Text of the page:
Patient self-determination, i.e. self-medicating with cannabis without the guidance or knowledge of a doctor, could pose ‘serious dangers’ according to Dr Kruger:
“My concern is that we’re back to the mid-19th Century with people running around selling “cure-alls,” these tinctures that often have high potency.
“But, we don’t have the evidence-based science that is required for a standard pharmaceutical to see what this is effective at treating.”
While cannabis was moved to a Schedule 2 status in the UK last November, the herbal plant remains a Schedule 1 drug in the US, meaning there is a limit on what research scientists can legally conduct, with funding for cannabis research often being impossible.
Dr Kruger also discussed the limits on research, and his concerns over a lack of standardisation for which cannabinoids, and their ratios, in cannabinoid-based medications:
“It’s so illegal at the federal level that basically researchers still have one hand tied behind their backs and a giant boxing glove on the other.
“It’s like if a physician handed you a bag of pills of all different colours, shapes with maybe some numbers on them and they said ‘here, take them until you feel better.’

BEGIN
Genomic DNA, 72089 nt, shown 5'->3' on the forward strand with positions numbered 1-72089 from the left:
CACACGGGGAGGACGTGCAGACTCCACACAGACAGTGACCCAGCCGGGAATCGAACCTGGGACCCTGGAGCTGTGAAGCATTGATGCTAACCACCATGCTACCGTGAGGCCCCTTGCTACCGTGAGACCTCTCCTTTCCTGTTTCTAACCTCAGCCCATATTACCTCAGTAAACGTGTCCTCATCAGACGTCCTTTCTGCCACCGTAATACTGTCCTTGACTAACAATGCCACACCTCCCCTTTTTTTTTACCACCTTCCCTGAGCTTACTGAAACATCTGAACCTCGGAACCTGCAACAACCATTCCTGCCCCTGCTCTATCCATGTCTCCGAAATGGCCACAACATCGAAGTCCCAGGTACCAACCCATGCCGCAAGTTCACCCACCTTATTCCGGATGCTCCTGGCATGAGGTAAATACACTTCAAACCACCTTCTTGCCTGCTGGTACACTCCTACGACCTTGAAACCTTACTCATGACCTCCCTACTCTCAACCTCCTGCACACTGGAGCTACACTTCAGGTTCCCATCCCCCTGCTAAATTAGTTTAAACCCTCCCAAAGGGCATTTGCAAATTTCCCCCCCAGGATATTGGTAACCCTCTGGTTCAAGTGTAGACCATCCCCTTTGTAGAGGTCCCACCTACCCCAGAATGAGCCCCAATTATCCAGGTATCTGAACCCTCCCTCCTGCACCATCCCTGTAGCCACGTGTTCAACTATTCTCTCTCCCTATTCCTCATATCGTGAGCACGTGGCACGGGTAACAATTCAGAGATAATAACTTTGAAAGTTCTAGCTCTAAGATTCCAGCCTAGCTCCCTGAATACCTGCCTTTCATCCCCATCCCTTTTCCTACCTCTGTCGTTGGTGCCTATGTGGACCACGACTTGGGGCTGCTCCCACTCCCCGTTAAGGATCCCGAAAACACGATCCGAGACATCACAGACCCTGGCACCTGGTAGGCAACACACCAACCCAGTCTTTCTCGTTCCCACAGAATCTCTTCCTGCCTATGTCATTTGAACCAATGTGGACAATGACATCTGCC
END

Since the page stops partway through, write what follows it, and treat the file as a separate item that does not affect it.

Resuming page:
“That’s effectively the state we’re in.”
The University of Michigan’s study limited its scope for conditions which can be treated with both cannabis and traditional, pharmaceutical medications, in order to create a genuine comparison.
It’s worth noting, however, that some patients incorrectly believe that cannabis can treat conditions like cancer itself – not just side effects of chemotherapy, like nausea.
The study also found that the majority of respondents viewed medical cannabis as a more cost-effective treatment than its pharmaceutical counterpart.
Price comparison, however, was not the main reason patients were ditching their pharmaceuticals.
Respondents preferred cannabis due to other advantages, such as its minimal side-effects.
Dr Kruger believes that this new evidence should be used to push forward with legalising cannabis for medical consumption on a Federal level, in order to maximise safety for patients who are inevitably going to use medical cannabis:
“The science of the practice has not kept pace with the very rapid legal changes. All policy should be driven by science.
“There’s a lack of integration of these systems’ of the medical cannabis industry, the law, clinicians and public health policy.
“And integration of these systems is what we’re pushing for.”